The governor's February 3rd press release went on: "The trip was not an effort to endorse or lobby for the current stimulus package now before Congress." On the 2nd, Palin, and Alaska legislative leaders, House Speaker Mike Chennault and Senate President Gary Stevens, had sent a letter detailing suggestions on funding allocations for Alaska.
Palin was all over the place on dealing with the jobs and infrastructure package from the last week in January through passage late last week. She even tried to get in touch with the president somehow, urging him to veto the bill. Weird, huh....?
During conferences leading up to the final passage of the bill in congress, both Representative Don Young and Senator Lisa Murkowski made sure, behind the scenes, that items were added to the stimulus package in their interest. Publicly, though, they both said the exact opposite.
Back in September, 2008, when the TARP legislation came before congress, Rep. Young voted against the bill, and explained why on the campaign stump. Sen. Murkowski voted for the TARP funds. At the time, she issued a press release, explaining her vote. In part, it stated:
In general, I do not believe taxpayers should be called upon to rescue financial institutions that made risky business decisions that resulted in financial loss. The financial crisis that we face today, however, is unprecedented and has profound implications for the broader economy.
Congress recognizes the substantial need to instill confidence in the market place and to do so quickly. But quick action cannot preclude thoughtful legislative consideration. Congress has a fiduciary responsibility to the American taxpayer – we must rebuild the credibility of our financial institutions through strong oversight and accountability.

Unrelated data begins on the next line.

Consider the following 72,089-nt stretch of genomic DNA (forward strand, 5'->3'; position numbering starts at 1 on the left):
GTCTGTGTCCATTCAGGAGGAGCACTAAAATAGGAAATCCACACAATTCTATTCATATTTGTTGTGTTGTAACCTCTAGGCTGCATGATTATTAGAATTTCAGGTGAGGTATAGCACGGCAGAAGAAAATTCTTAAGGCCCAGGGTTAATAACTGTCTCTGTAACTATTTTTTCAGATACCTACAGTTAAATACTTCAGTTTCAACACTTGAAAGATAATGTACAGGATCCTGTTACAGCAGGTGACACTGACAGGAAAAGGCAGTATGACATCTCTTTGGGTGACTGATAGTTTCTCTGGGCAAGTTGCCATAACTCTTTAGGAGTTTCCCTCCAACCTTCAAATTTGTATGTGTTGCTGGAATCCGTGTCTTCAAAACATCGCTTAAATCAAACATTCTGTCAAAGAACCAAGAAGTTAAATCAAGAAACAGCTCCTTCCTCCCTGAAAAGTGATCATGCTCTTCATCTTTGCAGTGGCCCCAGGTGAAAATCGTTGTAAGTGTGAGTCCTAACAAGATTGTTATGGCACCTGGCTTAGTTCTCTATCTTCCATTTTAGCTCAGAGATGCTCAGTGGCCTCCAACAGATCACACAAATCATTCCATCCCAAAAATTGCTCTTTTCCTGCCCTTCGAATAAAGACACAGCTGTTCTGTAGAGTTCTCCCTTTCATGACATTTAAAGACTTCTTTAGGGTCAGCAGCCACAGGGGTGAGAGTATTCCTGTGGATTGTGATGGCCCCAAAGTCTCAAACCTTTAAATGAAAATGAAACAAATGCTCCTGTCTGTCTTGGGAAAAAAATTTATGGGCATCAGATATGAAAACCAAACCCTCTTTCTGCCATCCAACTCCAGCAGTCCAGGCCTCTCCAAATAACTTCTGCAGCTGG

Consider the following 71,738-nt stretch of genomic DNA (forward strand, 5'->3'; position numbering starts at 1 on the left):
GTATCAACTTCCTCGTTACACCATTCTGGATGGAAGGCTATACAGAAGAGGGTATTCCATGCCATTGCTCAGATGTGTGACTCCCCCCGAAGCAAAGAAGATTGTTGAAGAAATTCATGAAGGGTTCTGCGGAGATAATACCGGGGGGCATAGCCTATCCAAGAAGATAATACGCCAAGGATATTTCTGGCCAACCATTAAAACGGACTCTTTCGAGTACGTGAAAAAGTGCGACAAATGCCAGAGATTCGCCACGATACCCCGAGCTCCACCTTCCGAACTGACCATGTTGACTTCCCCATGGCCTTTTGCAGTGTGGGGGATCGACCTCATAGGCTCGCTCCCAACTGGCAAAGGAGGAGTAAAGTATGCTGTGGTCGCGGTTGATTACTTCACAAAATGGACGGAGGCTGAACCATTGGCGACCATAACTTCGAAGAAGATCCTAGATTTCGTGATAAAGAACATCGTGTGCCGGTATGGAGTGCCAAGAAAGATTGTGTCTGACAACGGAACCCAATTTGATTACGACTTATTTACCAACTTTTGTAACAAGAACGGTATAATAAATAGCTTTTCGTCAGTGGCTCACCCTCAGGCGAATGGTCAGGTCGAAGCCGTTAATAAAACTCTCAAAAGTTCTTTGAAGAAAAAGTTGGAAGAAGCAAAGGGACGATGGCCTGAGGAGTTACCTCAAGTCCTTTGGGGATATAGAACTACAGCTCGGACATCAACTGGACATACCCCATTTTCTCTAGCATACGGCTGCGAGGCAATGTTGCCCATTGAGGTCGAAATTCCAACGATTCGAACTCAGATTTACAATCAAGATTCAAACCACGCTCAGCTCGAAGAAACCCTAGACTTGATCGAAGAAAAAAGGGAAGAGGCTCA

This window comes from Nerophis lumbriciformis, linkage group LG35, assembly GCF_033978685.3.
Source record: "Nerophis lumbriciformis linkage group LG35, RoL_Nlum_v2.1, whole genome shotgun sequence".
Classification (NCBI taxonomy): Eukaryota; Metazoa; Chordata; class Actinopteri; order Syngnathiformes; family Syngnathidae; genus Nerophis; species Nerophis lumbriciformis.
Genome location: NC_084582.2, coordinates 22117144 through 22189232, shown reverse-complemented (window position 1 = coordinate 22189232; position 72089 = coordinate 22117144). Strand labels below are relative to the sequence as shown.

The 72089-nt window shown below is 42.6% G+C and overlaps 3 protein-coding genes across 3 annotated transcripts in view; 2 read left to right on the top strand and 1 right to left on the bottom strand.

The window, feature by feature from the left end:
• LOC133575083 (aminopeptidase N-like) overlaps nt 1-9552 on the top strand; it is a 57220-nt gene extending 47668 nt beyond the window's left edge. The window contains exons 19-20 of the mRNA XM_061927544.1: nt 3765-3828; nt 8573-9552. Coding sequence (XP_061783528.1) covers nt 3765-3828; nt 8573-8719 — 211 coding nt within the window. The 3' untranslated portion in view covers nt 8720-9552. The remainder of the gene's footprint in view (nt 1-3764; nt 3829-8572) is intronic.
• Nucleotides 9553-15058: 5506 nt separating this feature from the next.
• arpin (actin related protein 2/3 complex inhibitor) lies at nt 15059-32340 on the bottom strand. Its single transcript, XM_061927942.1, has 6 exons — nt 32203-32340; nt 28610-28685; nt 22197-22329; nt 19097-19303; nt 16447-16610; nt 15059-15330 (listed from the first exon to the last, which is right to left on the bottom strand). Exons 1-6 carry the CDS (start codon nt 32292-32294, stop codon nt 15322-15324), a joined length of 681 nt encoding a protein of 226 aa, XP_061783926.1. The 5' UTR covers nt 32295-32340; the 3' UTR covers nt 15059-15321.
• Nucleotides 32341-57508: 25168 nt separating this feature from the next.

Murkowski, along with the majority of both houses of Congress, acted with unprecedented speed, lack of curiosity, and - in most cases, including that of Sen. Murkowski - little further public scrutiny of TARP.
Saturday, Sen. Murkowski, in her new, more visible opposition leadership role, was given the responsibility of delivering the GOP response to passage of the Recovery and Reinvestment Act. She was far more critical of this plan than she had been of TARP. Here is part of what she had to say:
"Will this plan work? In this regard, the President's own top economist, Larry Summers, has said that in order for a stimulus plan to work, it must be timely, targeted, and temporary. And, in many ways, the plan that Democrats in Congress approved this week is none of the above.
"It's not timely because less than half the discretionary spending in this bill will reach its intended target within the next two years.
"It's not targeted because much of the money isn't even directed where it's needed most. Much of the spending is wasteful, including hundreds of millions for new government cars and golf carts. And some of it places new burdens on already-strapped local and state governments. One Alaska school superintendent said that the increased funding means new services in his district, but that once the stimulus funding runs out he won't be able to pay for them. And canceling some of these programs once they've been created, he said, would expose his district to lawsuits.